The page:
The H word

October 27, 2012

Speaker Lockwood Smith has undone decades of tradition by allowing the h word to be used in parliament.

This is good timing as it coincides with the outing of hypocrisy from the Green Party.

Just a few years ago Green co-leader Metiria Turei was denouncing US democracy being bought and sold.

This week the party explained away using child poverty to attract donations for itself as adopting fundraising techniques used by the likes of United States President Barack Obama .

The h word might also apply to a campaign against any sort of poverty from a party which opposes many of the developments which could foster economic growth.

The Green Party is usually very good at getting publicity but most of that publicity in the last couple of weeks hasn’t been good.

The Lobbying Transparency Bill promoted by Holly Walker has been roundly criticised by numerous submitters including Clerk of the House, the Law Commission, Human Rights Commission, Newspaper Publishers Association, Tainui, Ngai Tahu, Association of Universities, Association of NGOs, and the Auditor General.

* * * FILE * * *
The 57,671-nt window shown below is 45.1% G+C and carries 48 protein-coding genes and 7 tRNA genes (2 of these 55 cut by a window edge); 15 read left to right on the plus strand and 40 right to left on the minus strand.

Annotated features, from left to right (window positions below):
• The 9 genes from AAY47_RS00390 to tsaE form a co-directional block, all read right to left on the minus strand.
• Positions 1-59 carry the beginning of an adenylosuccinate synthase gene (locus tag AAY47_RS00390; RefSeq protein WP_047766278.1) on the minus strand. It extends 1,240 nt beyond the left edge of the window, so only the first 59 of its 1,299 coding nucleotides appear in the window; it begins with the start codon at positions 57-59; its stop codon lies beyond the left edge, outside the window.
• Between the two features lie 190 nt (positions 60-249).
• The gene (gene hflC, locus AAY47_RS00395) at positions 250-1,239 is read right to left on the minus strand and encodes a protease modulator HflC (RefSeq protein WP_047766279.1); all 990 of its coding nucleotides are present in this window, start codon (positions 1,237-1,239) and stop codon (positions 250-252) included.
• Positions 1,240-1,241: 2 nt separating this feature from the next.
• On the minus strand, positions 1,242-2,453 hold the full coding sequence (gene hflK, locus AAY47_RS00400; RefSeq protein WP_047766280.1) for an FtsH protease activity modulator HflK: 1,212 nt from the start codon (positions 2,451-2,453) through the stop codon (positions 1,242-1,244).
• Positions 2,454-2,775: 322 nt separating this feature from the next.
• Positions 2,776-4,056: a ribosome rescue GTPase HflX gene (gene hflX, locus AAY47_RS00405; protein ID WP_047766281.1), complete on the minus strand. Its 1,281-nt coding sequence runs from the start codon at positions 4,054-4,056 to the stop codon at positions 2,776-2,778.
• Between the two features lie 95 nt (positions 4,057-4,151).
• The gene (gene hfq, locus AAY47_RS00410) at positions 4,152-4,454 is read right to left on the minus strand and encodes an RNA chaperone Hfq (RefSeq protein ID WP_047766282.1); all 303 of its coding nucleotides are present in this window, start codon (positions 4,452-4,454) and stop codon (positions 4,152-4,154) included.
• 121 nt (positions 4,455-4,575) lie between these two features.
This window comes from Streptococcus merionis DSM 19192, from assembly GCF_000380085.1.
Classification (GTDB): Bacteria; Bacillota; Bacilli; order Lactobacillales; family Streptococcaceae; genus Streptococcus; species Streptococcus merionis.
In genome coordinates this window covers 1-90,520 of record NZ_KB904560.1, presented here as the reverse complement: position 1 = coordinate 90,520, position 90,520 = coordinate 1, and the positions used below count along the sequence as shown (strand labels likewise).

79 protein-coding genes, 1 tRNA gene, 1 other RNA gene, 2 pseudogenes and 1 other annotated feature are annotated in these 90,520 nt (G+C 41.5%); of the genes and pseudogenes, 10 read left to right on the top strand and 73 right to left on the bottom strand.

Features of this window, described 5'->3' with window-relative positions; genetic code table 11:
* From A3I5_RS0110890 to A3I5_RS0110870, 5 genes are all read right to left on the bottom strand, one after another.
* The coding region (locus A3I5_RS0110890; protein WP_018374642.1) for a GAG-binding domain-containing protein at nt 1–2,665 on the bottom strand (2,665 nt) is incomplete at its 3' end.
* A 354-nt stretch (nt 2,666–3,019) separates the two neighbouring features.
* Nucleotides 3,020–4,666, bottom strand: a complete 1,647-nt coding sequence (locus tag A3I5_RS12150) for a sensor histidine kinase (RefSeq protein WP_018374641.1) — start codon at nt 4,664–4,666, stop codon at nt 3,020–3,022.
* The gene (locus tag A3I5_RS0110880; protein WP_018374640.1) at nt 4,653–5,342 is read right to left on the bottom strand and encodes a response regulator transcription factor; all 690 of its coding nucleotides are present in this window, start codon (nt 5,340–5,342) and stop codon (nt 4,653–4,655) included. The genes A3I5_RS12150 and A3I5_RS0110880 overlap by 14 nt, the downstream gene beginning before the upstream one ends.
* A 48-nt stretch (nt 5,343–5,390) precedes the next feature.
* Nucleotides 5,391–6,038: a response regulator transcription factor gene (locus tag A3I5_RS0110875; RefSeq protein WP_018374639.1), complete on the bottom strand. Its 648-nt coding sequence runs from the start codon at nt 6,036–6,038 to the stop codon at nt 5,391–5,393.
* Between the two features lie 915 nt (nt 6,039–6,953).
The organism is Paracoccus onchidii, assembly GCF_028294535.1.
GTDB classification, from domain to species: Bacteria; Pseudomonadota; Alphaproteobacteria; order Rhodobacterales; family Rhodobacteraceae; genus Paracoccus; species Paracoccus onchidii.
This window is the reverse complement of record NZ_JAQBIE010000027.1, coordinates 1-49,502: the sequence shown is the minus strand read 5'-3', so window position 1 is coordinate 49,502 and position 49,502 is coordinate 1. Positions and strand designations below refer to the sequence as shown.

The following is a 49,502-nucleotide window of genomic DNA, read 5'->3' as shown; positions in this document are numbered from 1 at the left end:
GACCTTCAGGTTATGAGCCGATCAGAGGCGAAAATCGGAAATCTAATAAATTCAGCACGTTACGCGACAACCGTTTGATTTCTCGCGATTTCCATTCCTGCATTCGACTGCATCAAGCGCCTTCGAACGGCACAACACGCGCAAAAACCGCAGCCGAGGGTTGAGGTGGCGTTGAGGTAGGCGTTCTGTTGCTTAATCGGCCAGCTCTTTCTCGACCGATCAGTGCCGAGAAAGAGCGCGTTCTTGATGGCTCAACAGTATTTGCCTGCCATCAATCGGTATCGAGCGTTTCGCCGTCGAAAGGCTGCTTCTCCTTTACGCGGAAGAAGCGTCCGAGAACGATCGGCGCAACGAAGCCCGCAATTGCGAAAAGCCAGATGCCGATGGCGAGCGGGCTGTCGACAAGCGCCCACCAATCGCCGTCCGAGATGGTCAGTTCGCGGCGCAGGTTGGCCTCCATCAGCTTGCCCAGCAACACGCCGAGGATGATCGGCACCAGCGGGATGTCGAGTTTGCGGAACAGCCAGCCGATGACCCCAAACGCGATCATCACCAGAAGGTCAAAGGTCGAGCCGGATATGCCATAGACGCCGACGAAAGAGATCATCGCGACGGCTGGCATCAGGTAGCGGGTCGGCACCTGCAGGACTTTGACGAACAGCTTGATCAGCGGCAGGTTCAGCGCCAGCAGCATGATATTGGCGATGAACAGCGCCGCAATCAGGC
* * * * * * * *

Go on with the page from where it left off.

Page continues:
The party’s promotion of quantitative easing has been widely panned and got more criticism yesterday when new reserve bank Governor Graeme Wheeler said there was little evidence it had lifted growth overseas.

“New Zealand does not require quantitative easing: the economy is growing at an annual rate of about 2 per cent, and the Reserve Bank has scope to lower interest rates if needed.”

The Green Party recently suggested the Reserve Bank print money to bring down the value of the dollar to help hard-pressed exporters.

But Wheeler effectively slammed the idea, pointing out that since the start of the global financial crisis, the United States Federal Reserve had expanded its balance sheet by 13 per cent of GDP, the European Central Bank by 16 per cent, Bank of Japan by 10 per cent and the Bank of England by about 20 per cent.